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Simulation Tip: Animating Transient Results in SOLIDWORKS Flow 2017

Today, I was running a SOLIDWORKS Flow Simulation (CFD/Computational Fluid Dynamics) model of a blow mold tool. The goal of the analysis is to compare cooling line effects on tool surface temperatures.

Simulation-Tip-Animating-Transient-Results-in-SOLIDWORKS-Flow-2017-1Molding is a transient process and XY plots are important but it’s very useful to see heat migration through the parts via animation. This is one of the big values of design validation. We can visualize phenomena that are difficult to see or measure physically.

In the process, I was using a new SOLIDWORKS tool for animating surface plots and cut plots. It made my life so much easier that I had to stop working and started writing this blog.


The Transient Explorer

The new tool is in SOLIDWORKS Flow Simulation 2017 and it’s called the “Transient Explorer”. Now, if you want to visualize a cut plot or surface plot from a transient study it’s as simple as using a play button — the way it should be.  You could always create transient plots in Flow with the animation wizard. It’s very powerful,  you can zoom in zoom out and combine different types of plots etc.. . However, it was overkill if you just wanted a simple animation of a cut plot or surface plot.

In summary, you still have access to the SOLIDWORKS Flow animation tool for iso surfaces and more complex animations and now we have the transient explorer for quick feedback between design iterations.

Here are the steps to use the transient explorer:

  1. Go to the calculation control for your transient flow project via RMB on “Input Data”.


  1. From the saving tab, choose how often and what parameters you want to save for the transient explorer.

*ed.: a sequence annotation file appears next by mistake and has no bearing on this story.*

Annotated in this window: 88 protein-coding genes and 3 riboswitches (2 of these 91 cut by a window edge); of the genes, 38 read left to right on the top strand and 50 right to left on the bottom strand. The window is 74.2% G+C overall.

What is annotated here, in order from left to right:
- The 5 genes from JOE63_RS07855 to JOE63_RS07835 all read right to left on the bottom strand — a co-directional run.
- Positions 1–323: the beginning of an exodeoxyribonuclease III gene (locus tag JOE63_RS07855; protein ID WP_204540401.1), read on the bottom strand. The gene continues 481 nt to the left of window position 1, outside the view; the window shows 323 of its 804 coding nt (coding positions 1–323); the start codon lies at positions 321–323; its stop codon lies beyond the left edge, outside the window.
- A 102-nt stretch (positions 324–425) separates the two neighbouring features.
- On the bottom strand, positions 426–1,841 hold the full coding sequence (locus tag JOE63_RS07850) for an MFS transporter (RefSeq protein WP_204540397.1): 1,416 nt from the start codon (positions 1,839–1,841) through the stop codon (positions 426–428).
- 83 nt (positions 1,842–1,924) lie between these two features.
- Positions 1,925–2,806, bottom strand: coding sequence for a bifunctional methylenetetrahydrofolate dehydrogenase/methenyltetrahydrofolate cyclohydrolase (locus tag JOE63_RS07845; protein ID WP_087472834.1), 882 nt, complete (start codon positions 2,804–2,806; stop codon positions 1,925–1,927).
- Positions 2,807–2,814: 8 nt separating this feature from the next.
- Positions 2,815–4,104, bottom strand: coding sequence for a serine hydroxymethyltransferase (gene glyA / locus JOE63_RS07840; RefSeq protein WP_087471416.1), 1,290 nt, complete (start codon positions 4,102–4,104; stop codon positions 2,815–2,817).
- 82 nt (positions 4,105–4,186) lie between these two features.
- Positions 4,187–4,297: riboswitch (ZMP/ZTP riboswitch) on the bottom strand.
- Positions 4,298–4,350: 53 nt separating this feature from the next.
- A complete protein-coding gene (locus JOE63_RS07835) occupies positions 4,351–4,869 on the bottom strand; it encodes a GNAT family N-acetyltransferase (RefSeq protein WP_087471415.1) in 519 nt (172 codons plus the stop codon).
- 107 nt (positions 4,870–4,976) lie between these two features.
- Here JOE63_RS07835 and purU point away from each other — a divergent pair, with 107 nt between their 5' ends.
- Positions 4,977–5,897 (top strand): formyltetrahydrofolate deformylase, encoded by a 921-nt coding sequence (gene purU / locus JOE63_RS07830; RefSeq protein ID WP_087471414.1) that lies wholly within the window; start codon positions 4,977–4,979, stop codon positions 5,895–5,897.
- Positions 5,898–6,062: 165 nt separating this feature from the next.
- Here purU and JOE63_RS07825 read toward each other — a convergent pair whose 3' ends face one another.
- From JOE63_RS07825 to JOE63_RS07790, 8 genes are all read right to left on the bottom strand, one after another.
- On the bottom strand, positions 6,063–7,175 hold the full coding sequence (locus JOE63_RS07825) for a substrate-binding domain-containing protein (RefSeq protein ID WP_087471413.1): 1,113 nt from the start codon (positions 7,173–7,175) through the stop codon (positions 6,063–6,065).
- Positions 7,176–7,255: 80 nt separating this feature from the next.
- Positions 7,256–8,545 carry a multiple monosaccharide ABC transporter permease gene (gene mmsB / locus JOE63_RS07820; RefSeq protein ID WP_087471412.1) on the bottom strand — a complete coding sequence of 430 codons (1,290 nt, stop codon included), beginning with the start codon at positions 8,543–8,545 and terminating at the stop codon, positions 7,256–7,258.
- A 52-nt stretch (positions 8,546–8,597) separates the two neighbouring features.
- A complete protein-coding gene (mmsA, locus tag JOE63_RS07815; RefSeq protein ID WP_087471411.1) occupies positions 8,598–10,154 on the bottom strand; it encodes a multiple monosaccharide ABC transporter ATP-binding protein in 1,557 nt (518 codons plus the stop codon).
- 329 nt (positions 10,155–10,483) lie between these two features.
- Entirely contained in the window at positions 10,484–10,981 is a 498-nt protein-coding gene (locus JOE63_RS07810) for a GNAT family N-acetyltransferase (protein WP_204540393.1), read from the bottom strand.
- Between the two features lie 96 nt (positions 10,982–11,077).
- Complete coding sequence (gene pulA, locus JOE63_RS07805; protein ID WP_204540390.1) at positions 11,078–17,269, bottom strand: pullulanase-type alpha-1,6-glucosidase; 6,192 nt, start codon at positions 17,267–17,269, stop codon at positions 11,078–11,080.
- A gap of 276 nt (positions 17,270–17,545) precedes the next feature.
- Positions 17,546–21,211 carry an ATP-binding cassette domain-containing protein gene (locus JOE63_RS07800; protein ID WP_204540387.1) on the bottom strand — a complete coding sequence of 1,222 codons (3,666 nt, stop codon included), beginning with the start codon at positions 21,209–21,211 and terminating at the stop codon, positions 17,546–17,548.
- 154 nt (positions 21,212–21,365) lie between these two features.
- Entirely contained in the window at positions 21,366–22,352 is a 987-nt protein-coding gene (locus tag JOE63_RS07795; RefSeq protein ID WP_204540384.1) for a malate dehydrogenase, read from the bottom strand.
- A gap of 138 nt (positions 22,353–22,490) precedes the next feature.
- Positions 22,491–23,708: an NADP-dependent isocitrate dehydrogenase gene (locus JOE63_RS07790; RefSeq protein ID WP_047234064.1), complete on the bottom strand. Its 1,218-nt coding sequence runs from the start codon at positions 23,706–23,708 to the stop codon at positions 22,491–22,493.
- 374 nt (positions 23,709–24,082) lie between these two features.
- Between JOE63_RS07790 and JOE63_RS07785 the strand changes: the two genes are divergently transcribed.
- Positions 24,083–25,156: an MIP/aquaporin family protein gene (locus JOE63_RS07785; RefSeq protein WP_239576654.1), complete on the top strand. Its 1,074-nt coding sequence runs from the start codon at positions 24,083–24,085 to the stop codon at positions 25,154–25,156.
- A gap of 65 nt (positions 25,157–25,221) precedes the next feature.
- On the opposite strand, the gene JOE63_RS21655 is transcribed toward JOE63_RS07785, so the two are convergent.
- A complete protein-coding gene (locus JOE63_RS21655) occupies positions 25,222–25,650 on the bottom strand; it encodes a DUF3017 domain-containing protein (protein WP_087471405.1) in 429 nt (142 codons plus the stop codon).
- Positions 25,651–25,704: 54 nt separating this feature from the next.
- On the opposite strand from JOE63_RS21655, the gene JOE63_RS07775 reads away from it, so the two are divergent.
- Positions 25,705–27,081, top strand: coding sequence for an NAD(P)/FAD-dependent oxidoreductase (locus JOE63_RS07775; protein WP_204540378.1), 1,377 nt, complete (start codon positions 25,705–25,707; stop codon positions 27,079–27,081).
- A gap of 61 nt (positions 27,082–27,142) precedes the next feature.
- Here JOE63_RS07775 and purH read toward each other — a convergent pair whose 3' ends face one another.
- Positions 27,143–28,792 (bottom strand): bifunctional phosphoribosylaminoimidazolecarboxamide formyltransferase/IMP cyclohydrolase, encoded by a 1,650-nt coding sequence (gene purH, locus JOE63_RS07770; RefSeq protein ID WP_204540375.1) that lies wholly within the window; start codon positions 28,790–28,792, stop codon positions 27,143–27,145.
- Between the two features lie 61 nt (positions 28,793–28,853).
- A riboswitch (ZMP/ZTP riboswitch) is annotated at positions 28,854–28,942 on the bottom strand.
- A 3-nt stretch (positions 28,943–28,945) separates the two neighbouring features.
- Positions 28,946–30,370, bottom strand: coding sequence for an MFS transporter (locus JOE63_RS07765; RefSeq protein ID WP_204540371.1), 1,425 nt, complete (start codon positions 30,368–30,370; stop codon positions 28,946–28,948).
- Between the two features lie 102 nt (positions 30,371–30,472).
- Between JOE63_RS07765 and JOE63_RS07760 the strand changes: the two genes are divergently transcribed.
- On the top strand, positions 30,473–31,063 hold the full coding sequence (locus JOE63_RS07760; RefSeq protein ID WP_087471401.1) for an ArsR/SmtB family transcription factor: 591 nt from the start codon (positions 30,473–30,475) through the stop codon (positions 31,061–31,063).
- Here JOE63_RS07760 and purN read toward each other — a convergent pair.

1. Now after you solve the project you will have the option to load the transient explorer rather than an individual fld file.


  1. Now you can animate any of the chosen parameters in a cut plot or surface plot without going through the animation wizard.

Here’s an example of using the transient explorer.

Looking for more information? Visit our Simulation Resource Center.

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About the Author

David Roccaforte earned a BS and MS in Mechanical Engineering from the University of Michigan-Dearborn. He has been working with Computer-Aided Engineering (CAE) tools since the mid-1990s when he was an engineering coop and later a product engineer with Automotive System Laboratory. Seeing the value that CAE brings to the engineering process inspired him to concentrate on CAE during his graduate studies. While finishing his graduate studies, he worked for Mechanical Dynamics as an engineering intern running vehicle dynamics analysis.

After finishing his graduate studies, David worked in the automotive Industry as an Engineering Analyst with Karmann Technical Development supporting the design of convertible roof systems for North American OEM’s.  From there Roccaforte joined MSC Software, one of the top companies in engineering simulation, where he worked as a Senior Application Engineer until he joined Fisher Unitech in 2010.